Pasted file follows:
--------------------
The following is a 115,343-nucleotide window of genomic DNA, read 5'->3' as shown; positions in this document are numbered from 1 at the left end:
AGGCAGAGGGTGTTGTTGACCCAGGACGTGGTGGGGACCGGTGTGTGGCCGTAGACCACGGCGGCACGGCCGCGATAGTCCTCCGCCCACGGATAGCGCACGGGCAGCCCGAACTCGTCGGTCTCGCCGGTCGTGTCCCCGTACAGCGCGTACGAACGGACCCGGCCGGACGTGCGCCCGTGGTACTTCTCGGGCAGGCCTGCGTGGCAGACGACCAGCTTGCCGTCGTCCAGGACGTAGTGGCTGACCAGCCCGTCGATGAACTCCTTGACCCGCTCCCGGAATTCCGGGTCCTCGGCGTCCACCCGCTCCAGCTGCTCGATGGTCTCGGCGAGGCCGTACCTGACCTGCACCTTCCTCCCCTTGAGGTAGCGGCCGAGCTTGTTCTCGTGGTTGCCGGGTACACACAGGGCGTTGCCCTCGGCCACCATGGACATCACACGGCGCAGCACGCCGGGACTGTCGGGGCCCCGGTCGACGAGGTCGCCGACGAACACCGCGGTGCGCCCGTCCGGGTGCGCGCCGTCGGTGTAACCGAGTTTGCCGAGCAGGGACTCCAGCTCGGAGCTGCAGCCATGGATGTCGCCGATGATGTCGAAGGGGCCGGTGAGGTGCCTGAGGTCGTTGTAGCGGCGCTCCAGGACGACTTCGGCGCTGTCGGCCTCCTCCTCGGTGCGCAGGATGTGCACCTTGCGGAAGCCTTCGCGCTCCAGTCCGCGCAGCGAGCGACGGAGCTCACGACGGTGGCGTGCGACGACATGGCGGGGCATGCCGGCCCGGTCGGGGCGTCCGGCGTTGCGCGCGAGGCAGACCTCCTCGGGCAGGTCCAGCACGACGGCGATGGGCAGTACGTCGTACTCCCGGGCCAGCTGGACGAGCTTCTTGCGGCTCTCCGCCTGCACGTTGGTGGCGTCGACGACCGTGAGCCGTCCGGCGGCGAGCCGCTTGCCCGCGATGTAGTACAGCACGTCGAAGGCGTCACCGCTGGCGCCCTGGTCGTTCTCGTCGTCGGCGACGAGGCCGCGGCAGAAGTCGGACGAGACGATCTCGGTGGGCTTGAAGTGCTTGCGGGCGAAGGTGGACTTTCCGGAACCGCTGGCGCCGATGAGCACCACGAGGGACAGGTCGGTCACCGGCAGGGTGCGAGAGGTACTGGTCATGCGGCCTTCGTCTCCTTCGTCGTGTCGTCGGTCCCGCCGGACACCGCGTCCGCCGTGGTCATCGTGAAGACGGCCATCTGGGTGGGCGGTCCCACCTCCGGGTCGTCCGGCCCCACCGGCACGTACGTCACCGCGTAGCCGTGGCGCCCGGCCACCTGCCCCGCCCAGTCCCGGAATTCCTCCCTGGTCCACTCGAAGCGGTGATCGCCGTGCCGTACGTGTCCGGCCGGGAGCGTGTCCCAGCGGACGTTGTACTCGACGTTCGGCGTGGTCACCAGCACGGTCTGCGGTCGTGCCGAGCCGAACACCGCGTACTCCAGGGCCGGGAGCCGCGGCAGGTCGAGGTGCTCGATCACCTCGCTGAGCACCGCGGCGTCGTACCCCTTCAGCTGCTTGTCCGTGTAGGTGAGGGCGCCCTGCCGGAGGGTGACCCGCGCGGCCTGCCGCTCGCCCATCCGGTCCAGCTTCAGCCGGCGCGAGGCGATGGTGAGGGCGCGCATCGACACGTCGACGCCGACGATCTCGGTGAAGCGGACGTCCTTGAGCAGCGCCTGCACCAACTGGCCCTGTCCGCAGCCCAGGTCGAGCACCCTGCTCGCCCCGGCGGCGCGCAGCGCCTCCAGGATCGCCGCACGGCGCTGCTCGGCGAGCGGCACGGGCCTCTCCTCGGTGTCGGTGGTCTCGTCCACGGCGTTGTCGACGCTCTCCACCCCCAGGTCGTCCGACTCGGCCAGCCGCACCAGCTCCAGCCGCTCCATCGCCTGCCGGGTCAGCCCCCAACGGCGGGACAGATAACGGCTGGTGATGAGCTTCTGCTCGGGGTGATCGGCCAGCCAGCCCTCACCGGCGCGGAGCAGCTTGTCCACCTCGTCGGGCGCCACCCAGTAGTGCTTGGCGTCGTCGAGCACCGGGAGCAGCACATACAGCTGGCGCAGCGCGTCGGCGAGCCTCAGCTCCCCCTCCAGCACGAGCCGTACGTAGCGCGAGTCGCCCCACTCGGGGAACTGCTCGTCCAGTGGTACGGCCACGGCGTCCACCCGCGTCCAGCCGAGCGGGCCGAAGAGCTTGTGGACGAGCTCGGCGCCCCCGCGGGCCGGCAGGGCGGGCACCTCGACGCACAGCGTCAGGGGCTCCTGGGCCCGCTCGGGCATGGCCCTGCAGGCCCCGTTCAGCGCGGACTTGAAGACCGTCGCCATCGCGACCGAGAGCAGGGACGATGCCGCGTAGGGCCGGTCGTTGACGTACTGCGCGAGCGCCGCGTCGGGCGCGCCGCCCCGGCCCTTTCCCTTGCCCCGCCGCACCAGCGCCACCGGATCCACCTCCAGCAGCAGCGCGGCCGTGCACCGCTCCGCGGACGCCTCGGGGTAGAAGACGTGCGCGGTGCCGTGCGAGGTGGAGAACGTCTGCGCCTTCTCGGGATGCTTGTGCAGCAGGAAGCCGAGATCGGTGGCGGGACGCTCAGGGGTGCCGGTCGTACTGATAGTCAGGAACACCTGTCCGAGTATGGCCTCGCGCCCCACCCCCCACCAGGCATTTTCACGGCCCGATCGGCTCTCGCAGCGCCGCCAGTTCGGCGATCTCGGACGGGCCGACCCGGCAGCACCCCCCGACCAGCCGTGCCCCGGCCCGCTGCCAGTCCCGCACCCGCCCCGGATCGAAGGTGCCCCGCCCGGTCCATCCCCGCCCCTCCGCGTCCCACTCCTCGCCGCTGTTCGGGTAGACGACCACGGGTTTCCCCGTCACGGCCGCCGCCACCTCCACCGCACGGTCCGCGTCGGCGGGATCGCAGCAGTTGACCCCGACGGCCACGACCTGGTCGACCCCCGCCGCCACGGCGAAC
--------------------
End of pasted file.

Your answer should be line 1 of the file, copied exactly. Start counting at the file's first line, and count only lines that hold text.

The following is a 115,343-nucleotide window of genomic DNA, read 5'->3' as shown; positions in this document are numbered from 1 at the left end: